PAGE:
Russian Avant-Garde Theatre: War, Revolution and Design
'as much about Russia itself in a time of convulsive change as it is about footlights and proscenium walls' - The TelegraphThe two decades between 1913 and 1933 saw an unprecedented boom in Russian theatre culture, ignited by the avant-garde movement sweeping through the art world. As artistic, literary and musical traditions underwent a transformation against the backdrop of the First World War and the Russian Revolutions, artists from many different creative disciplines converged on Russian theatre to produce a remarkable flowering of radical, visionary and experimental design for performance. Such artists included Kazimir Malevich, Alexander Rodchenko, Sergei Eisenstein, Vladimir Tatlin, Alexandra Exter, El Lissitzky, Liubov Popova and Varvara Stepanova.
This book, published alongside a major exhibition at London's V&A, in association with the Bakhrushin State Central Theatre Museum in Moscow, has over 150 beautifully reproduced, full-colour set and costume designs from leading artists and designers of the period, many of which have never been published before.
Russian Avant-Garde Theatre: War, Revolution and Design will be of interest both to theatregoers and art historians, as well as current and future designers seeking inspiration for their own work.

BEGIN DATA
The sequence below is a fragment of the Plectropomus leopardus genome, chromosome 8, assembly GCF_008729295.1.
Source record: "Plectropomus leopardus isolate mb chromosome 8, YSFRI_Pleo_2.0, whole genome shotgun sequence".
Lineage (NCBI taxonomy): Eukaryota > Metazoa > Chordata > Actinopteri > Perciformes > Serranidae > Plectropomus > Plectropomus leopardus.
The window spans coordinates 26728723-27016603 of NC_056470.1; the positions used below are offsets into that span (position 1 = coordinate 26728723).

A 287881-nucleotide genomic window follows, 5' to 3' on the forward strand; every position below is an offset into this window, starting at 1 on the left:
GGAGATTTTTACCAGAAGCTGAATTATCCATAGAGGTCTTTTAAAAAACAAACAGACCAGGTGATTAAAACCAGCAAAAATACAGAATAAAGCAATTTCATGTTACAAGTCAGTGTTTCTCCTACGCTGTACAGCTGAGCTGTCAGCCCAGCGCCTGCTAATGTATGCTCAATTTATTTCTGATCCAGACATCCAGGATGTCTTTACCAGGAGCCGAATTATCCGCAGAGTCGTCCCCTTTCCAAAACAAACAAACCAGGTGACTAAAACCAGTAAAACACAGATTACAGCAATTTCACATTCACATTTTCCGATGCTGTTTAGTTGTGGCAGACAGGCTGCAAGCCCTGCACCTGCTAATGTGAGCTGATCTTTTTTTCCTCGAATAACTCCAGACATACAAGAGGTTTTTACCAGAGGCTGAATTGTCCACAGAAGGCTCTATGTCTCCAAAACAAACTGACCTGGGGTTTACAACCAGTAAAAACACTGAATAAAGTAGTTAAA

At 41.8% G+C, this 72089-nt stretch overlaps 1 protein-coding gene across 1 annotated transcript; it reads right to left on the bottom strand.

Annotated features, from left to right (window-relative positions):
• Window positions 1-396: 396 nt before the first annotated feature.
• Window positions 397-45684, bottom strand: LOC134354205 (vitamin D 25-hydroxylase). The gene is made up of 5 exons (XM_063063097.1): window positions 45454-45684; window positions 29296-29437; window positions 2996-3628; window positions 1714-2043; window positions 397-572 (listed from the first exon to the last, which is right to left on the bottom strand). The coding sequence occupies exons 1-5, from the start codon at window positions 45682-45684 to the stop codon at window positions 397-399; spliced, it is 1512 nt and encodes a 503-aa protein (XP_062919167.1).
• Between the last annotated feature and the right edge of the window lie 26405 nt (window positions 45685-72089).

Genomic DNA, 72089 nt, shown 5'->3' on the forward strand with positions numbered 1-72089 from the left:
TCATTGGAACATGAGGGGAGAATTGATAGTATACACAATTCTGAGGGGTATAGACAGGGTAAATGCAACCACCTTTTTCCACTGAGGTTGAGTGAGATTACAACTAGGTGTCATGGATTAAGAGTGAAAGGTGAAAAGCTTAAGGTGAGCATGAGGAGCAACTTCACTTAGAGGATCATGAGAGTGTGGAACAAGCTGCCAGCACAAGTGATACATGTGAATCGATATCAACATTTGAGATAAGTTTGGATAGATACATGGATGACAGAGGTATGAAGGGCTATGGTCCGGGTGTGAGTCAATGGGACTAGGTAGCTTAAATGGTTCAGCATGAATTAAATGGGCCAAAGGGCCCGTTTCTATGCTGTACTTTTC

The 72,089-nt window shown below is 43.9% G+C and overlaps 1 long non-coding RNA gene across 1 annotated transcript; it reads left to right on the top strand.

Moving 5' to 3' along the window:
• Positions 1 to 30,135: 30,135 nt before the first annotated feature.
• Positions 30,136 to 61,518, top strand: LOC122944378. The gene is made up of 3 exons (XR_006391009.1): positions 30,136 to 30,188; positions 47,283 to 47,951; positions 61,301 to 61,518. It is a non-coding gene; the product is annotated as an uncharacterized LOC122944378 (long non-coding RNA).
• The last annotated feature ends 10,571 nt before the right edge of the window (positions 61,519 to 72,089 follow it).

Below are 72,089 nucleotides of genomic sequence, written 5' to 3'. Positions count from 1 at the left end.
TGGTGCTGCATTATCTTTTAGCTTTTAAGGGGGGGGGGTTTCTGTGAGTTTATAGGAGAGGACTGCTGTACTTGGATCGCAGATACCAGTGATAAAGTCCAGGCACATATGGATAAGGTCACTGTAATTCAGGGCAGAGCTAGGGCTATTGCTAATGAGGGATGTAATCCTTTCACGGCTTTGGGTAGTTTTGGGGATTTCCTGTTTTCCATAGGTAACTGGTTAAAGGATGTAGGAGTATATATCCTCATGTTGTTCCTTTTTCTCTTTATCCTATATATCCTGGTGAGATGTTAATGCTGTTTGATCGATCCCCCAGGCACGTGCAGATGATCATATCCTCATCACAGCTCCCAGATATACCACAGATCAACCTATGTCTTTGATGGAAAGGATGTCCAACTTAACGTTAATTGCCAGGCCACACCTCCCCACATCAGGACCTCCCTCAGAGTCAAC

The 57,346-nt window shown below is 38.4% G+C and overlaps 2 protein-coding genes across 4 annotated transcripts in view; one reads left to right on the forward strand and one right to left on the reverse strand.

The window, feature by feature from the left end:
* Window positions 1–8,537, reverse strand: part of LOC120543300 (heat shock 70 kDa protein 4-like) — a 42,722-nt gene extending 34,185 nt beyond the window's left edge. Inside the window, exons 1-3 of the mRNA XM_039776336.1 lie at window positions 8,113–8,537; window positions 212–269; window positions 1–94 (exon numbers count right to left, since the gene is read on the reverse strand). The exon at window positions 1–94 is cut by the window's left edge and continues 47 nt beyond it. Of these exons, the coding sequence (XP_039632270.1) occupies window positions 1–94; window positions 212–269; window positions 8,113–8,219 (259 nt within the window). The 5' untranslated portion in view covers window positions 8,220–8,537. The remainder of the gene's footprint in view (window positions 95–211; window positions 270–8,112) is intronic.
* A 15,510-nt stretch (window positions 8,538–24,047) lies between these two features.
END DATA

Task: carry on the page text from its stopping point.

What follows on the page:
- Author: John E Bowlt, Professor of Slavic Languages and Literatures at the University of Southern California
- Paperback: 450 pages
- Date published: October 2014
- Language: English
- ISBN: 978-1848424531
- Product Dimensions: 21.6 x 24.1 x 3.2 cm
'Yet even though it faded away, the legacy of Russian theatre remains indelible and this show perfectly captures how radical, surprising and hopeful that moment still looks' - The Financial Times
'Revolutions and World War I twisted 1913-1933 into a changeable twenty years for Russian culture. Artistic, literary and musical traditions were considerably shaken, and new types of theatrical productions demanded a wave of innovative work in unusual media. This exhibition of more than 150 radical designs from the period includes work from some of the Russian avant-garde's most celebrated figures' - Time Out
'As an insight into lesser-known productions of leading artists and a perplexing era of modern European history, it’s brilliant, and also downright beautiful to look at' - It's Nice That
'Comprising 160 works by 45 designers, much of what’s on show has been unearthed from the dusty depths of the Bakhrushin Theatre Museum archive in Moscow, some exhibited in public here in London for the first time – and it is a thrilling hoard' The Guardian
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